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Microsoft slammed for email security holes

Security issues tied to Microsoft's Outlook email program draw heated criticism from security analysts after a new virus hits companies around the world.

Security issues tied to Microsoft's Outlook email program drew heated criticism today from security analysts after a new virus swept through computer systems across the globe.

Some analysts said the "I Love You" attack points to serious flaws in Microsoft code. They noted that the virus takes advantage of well-known exploits involving Visual Basic script files, which end in the extension ".vbs." Visual Basic is a high-level programming language developed by Microsoft that is graphically oriented.

Michael Zboray, chief technology officer for market researcher Gartner Group, harshly criticized Microsoft for releasing a programming language with the "wrong security posture" to businesses and the public.

"Visual Basic script and the macros are proving to be a disaster. This is just happening over and over again. We have to get away from this hostile active content that is coming in through Word documents, Excel spreadsheets and the browser.

"You can say a lot of things (about) how Java's not good, and you can say JavaScript has a lot of flaws," Zboray said. "But the security posture from which they were designed was the right posture. The security posture from which ActiveX and VBScript were designed is the wrong posture."

For its part, Microsoft attributes the ongoing security issues not so much to inherent problems with Visual Basic script and its macro language, but to bad people misusing good software.

"We include scripting technologies because our customers ask us to put them there, and they allow the development of business-critical productivity applications that millions of our customers use," a Microsoft representative said. "Obviously, the technology can be misused by human motivation, and that's why we provide the security features for the customers to judge when the programs should be run or not."

The Microsoft representative said that since last night, the software maker had been working with major virus makers to combat the problem, and that by this morning, most companies had updated their virus definitions to detect the bug.

Microsoft is recommending see CNET Software: Protect yourself from a virus attack as a first line of defense deleting email messages with the "I Love You" subject line. Long term, the Redmond, Wash.-based software maker also recommends that corporations reevaluate their email practices and always keep antivirus signature files up to date.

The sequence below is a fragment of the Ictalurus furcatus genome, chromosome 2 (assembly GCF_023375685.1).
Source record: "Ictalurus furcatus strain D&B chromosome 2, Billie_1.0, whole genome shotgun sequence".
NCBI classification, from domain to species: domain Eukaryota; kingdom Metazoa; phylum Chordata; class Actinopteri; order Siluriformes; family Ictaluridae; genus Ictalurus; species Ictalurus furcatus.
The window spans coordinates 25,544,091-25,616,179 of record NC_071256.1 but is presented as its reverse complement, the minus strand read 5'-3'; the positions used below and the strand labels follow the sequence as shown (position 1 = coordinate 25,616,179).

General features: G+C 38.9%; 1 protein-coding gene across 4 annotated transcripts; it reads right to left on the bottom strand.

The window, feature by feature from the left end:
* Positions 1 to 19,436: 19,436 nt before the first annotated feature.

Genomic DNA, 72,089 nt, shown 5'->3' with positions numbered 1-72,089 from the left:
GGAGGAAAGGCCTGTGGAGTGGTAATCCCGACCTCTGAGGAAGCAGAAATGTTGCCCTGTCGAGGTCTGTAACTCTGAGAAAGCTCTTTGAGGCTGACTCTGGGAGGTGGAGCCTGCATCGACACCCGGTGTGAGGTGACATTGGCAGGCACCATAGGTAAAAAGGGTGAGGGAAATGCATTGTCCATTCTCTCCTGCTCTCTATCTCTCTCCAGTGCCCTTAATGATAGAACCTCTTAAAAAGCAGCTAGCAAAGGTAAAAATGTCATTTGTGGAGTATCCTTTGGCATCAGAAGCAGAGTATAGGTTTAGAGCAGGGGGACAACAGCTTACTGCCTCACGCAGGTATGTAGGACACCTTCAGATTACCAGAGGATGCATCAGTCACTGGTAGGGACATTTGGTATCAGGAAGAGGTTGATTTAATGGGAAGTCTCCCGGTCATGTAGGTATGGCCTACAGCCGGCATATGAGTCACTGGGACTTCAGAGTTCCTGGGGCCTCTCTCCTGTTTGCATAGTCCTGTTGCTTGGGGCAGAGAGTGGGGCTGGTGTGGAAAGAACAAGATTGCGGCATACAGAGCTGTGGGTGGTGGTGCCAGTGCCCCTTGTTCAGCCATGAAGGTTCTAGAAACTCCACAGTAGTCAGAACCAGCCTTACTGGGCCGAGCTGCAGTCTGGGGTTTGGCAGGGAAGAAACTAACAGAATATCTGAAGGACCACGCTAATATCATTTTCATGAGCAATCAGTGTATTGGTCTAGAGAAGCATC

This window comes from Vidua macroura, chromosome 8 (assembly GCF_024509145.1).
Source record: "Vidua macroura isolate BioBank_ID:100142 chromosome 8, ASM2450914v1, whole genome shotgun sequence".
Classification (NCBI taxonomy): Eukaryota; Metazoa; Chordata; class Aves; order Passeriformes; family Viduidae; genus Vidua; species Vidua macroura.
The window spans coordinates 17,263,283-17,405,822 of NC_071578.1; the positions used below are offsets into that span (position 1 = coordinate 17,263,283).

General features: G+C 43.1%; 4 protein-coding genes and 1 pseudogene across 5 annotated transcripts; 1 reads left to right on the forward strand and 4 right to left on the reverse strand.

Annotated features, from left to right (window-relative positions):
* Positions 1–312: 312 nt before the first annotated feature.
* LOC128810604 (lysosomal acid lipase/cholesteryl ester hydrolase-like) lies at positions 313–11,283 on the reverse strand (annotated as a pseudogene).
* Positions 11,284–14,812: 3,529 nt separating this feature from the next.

Companies also must educate employees "not to run a program from an origin you don't trust," the Microsoft representative said.

If there is a lesson to be learned from the outbreak and the speed at which the virus spread, it is how unprepared companies are--even those that added extra measures after the Melissa attacks, analysts said.

"The only thing that works is to have centralized management of the virus systems on people's desktops," Zboray said. "We have an established record now; this is the only feasible recovery plan. You count on the virus vendor to update the signature fast...but only centralized management ensures you can update quickly and effectively."

Mike Wittig, chief technology officer of firewall maker CyberGuard, said many companies can minimize attacks by using tools they already have.

"Many companies don't enable the email scanning features that are available in a lot of today's firewalls, either because of awareness, complexity or performance reasons," he said. "Adding virus scanning has a performance impact on your network."

Security consultant Richard Smith said most Web administrators should know better than to run ".vbs" attachments from unknown sources. But through shared drives on a network, a misstep by one person could infect an entire organization and fuel the spread exponentially.

"If you're in an organization you can also mount drives that are on your servers," Smith explained. "In my old organization, we used to mount two or three server drives on an individual computer; Drive 'F,' for instance, on everyone's computer would be a particular drive attached to a server. So if someone in the organization runs the virus, it could infect files on Drive F. If someone else tries to run those files, it could further spread the virus."